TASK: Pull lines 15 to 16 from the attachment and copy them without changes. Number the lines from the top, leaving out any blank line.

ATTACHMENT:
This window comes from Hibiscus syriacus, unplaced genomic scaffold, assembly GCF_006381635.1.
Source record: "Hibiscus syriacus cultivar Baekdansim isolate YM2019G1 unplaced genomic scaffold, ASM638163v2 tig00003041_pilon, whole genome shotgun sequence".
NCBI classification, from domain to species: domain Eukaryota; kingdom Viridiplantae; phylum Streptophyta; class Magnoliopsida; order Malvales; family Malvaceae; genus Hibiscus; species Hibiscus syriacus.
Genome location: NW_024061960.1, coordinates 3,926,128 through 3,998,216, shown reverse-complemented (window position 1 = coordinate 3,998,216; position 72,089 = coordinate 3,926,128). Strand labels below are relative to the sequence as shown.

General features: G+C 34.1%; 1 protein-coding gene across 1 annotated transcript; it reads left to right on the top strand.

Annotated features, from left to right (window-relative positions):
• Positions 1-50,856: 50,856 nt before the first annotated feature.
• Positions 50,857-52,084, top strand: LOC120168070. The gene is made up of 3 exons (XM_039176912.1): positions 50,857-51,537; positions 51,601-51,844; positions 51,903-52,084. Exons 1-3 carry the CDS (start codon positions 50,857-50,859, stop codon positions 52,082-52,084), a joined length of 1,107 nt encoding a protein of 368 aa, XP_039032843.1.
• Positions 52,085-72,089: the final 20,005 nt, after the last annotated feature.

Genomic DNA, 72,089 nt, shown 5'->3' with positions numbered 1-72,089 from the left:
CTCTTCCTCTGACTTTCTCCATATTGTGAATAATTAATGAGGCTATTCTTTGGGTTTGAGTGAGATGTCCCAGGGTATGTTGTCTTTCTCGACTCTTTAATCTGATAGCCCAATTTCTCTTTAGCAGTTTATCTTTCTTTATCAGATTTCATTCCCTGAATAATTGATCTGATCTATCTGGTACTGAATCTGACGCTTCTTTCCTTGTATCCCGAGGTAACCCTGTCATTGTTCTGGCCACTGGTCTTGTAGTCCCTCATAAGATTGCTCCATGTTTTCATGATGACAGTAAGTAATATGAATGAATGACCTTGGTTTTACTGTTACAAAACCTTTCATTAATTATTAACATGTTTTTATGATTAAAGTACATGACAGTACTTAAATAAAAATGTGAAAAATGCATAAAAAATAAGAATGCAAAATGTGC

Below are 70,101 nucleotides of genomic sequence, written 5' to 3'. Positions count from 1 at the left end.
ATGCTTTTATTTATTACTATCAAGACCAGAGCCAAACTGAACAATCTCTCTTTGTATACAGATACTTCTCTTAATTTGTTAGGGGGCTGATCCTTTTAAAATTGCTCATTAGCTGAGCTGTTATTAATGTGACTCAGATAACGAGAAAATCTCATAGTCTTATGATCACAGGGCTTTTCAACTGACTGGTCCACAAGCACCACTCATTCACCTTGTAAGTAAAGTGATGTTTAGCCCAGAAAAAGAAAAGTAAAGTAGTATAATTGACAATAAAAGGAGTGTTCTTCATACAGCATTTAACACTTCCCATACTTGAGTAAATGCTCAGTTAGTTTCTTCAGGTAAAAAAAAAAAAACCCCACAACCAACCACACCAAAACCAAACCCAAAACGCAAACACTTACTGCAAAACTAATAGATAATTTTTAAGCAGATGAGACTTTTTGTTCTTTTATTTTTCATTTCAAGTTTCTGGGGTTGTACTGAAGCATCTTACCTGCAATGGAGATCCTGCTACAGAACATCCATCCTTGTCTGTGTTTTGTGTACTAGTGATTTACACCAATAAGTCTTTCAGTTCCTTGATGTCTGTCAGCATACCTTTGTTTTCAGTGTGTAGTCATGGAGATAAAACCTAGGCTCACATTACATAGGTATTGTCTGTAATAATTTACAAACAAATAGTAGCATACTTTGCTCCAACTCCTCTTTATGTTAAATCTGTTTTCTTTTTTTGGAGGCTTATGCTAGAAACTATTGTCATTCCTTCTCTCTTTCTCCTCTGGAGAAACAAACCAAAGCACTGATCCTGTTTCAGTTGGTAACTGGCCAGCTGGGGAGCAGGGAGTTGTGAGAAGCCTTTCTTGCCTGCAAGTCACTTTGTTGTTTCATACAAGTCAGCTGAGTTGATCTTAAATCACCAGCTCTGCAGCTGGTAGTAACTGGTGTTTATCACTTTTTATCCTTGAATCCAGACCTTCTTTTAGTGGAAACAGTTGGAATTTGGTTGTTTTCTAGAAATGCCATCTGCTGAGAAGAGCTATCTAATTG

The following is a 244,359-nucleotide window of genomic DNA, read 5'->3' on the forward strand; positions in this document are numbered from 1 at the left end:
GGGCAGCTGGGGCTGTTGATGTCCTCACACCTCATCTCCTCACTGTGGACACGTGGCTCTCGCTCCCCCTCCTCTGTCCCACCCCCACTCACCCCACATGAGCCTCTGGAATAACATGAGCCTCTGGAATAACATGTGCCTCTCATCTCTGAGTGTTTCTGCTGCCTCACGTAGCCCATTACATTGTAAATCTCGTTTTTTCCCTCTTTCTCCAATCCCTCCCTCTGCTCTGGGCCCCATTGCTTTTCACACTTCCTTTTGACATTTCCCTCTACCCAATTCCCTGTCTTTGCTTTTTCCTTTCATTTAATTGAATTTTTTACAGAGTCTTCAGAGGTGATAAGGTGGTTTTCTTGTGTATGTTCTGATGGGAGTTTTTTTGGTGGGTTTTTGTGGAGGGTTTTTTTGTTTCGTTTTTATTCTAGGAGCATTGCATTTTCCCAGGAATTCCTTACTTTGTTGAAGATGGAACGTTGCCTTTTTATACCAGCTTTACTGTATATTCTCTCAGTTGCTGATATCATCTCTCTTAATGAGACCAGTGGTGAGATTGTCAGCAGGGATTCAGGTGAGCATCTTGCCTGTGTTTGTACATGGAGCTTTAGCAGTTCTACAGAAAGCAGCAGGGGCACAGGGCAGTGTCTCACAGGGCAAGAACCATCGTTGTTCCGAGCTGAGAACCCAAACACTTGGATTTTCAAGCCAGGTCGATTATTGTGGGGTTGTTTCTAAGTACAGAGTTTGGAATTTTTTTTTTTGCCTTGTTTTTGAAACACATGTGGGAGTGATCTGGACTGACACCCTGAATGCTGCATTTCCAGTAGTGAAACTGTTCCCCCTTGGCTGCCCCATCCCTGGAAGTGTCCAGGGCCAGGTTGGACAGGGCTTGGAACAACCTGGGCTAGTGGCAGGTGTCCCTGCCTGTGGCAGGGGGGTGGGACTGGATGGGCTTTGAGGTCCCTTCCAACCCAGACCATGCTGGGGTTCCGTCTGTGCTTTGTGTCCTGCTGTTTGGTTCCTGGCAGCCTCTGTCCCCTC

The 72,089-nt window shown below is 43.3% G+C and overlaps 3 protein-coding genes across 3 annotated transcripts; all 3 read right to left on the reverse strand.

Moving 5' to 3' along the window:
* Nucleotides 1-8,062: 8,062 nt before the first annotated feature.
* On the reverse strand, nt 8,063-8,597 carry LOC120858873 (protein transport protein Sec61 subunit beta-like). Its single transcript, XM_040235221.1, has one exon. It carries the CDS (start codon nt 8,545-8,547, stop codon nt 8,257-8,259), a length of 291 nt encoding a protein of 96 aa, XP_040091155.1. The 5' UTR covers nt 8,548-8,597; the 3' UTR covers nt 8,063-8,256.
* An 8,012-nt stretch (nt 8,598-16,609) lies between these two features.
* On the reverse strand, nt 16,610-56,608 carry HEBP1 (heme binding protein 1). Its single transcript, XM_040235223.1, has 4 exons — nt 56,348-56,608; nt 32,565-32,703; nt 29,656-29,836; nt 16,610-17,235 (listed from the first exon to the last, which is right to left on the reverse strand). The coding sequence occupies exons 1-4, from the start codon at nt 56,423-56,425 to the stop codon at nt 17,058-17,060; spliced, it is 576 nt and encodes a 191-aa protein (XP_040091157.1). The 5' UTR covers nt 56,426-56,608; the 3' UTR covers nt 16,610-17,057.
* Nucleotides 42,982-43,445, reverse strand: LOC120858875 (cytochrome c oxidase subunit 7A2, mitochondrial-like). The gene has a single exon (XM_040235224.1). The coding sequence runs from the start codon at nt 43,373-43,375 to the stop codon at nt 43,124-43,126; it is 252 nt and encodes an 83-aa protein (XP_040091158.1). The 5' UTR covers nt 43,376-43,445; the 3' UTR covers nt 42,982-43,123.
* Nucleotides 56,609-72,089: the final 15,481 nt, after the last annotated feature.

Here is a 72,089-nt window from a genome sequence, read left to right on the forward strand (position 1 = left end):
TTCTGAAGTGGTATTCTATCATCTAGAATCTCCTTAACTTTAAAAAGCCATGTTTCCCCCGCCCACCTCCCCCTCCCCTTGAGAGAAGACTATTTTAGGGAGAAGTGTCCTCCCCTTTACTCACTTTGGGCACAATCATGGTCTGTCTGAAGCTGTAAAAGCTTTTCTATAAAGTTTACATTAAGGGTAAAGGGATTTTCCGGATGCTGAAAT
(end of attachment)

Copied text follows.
GGGCAGCTGGGGCTGTTGATGTCCTCACACCTCATCTCCTCACTGTGGACACGTGGCTCTCGCTCCCCCTCCTCTGTCCCACCCCCACTCACCCCACATGAGCCTCTGGAATAACATGAGCCTCTGGAATAACATGTGCCTCTCATCTCTGAGTGTTTCTGCTGCCTCACGTAGCCCATTACATTGTAAATCTCGTTTTTTCCCTCTTTCTCCAATCCCTCCCTCTGCTCTGGGCCCCATTGCTTTTCACACTTCCTTTTGACATTTCCCTCTACCCAATTCCCTGTCTTTGCTTTTTCCTTTCATTTAATTGAATTTTTTACAGAGTCTTCAGAGGTGATAAGGTGGTTTTCTTGTGTATGTTCTGATGGGAGTTTTTTTGGTGGGTTTTTGTGGAGGGTTTTTTTGTTTCGTTTTTATTCTAGGAGCATTGCATTTTCCCAGGAATTCCTTACTTTGTTGAAGATGGAACGTTGCCTTTTTATACCAGCTTTACTGTATATTCTCTCAGTTGCTGATATCATCTCTCTTAATGAGACCAGTGGTGAGATTGTCAGCAGGGATTCAGGTGAGCATCTTGCCTGTGTTTGTACATGGAGCTTTAGCAGTTCTACAGAAAGCAGCAGGGGCACAGGGCAGTGTCTCACAGGGCAAGAACCATCGTTGTTCCGAGCTGAGAACCCAAACACTTGGATTTTCAAGCCAGGTCGATTATTGTGGGGTTGTTTCTAAGTACAGAGTTTGGAATTTTTTTTTTTGCCTTGTTTTTGAAACACATGTGGGAGTGATCTGGACTGACACCCTGAATGCTGCATTTCCAGTAGTGAAACTGTTCCCCCTTGGCTGCCCCATCCCTGGAAGTGTCCAGGGCCAGGTTGGACAGGGCTTGGAACAACCTGGGCTAGTGGCAGGTGTCCCTGCCTGTGGCAGGGGGGTGGGACTGGATGGGCTTTGAGGTCCCTTCCAACCCAGACCATGCTGGGGTTCCGTCTGTGCTTTGTGTCCTGCTGTTTGGTTCCTGGCAGCCTCTGTCCCCTC

The 72,089-nt window shown below is 43.3% G+C and overlaps 3 protein-coding genes across 3 annotated transcripts; all 3 read right to left on the reverse strand.